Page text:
Fridge: Saints Row IV

Fridge Brilliance

  • Why did the Boss add an 8 heavy weapons manned turret on the White House (other than for the obvious reasons)? Keep in mind that he/she is a President Evil. Or just Genre Savvy enough to know that sooner or later, someone was going to come after him, ready to start problems. The Boss lost one friend due to letting himself get soft and dropping his guard. Never again.
  • The Boss picked one of the few countries in the world (the United States) where cabinet ministers and advisers don't have to be elected representatives of a Parliament. Which perfectly explains who he has in his / her cabinet.
  • They never DID find Johnny Gat's body because Zinyak abducted him. Johnny had never been dead to begin with, so there was no body TO find! This does raise the question about Zombie Gat who you unlock at the end of Saints Row the Third, and why Philipe Loren talks about using Johnny's body as an example not to resist him. It could just be a clone or impersonator Loren used, though.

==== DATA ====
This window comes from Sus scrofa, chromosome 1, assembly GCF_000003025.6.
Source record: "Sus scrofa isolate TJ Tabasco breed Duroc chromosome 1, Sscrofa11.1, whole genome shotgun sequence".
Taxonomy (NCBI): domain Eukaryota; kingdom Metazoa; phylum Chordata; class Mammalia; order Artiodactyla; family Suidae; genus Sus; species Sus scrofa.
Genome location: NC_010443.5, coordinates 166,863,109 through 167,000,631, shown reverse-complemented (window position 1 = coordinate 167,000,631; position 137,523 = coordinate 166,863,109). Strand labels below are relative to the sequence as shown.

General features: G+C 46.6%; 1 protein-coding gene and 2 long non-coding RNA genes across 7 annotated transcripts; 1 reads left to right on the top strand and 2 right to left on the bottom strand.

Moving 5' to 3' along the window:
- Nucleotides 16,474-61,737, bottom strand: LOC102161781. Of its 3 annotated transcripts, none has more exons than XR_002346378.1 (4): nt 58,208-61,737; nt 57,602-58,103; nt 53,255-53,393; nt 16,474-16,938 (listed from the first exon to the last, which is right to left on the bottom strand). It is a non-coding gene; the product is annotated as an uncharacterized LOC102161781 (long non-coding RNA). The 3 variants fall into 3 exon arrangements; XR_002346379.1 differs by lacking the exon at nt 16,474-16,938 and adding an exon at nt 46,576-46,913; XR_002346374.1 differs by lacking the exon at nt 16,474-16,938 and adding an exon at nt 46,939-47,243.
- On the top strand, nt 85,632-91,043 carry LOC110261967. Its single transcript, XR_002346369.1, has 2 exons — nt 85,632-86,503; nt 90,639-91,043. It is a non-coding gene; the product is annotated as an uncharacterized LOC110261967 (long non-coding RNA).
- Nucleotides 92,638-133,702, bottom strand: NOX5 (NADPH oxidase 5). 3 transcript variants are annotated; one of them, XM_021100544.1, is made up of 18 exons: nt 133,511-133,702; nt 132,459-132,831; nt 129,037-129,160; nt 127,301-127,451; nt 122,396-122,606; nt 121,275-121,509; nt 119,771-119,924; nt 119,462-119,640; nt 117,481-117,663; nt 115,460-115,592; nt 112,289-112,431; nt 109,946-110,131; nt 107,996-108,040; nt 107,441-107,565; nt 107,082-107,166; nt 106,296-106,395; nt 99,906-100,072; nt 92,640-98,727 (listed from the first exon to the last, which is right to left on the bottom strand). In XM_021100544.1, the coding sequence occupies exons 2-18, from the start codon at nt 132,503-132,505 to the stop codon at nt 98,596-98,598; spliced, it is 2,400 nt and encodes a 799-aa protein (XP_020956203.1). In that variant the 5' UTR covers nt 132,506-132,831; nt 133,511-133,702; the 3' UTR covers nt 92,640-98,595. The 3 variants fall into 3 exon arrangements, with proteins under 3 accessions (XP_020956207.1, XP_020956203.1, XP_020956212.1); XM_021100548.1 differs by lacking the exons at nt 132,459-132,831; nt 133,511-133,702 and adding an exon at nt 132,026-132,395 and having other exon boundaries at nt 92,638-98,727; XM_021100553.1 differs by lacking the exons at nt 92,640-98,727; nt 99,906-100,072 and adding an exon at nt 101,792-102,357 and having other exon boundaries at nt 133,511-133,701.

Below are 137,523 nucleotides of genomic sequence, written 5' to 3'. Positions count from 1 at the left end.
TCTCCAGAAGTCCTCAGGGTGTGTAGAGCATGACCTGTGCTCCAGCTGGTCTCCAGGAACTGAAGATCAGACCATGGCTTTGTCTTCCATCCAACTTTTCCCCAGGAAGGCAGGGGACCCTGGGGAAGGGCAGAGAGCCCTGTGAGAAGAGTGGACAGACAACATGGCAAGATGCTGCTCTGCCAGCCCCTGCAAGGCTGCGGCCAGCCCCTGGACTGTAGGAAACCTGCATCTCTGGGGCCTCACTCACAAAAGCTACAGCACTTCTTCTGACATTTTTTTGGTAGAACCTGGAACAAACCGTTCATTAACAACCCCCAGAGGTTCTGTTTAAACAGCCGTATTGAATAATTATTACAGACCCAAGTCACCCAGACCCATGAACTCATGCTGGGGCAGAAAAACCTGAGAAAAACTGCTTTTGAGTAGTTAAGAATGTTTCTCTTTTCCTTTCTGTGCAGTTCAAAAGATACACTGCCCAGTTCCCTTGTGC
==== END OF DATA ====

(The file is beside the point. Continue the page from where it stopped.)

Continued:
• How exactly Zinyak got on the airplane in the first place to abduct him seems like Fridge Logic. That is until the end of the game when you learn that the Zin have time travel capabilities and that Zinyak has been using it to abduct or make copies of earthlings he had taken a liking to.
  • How does the Boss survive taking out the nuke and falling tens of thousands of feet into the Oval Office without a parachute? By the end of Saints Row: The Third, you should have unlocked No Explosion Damage and No Fall Damage - the Boss is immune to both. Likewise in all previous Saints Row games you could always pull a parachute from nowhere. Perhaps there was one hidden in the combat suit as well.
  • Similar to the above, note how in the real world you regenerate health the normal way. Boss did that in the previous games so of course they're still going to have the ability outside the simulation.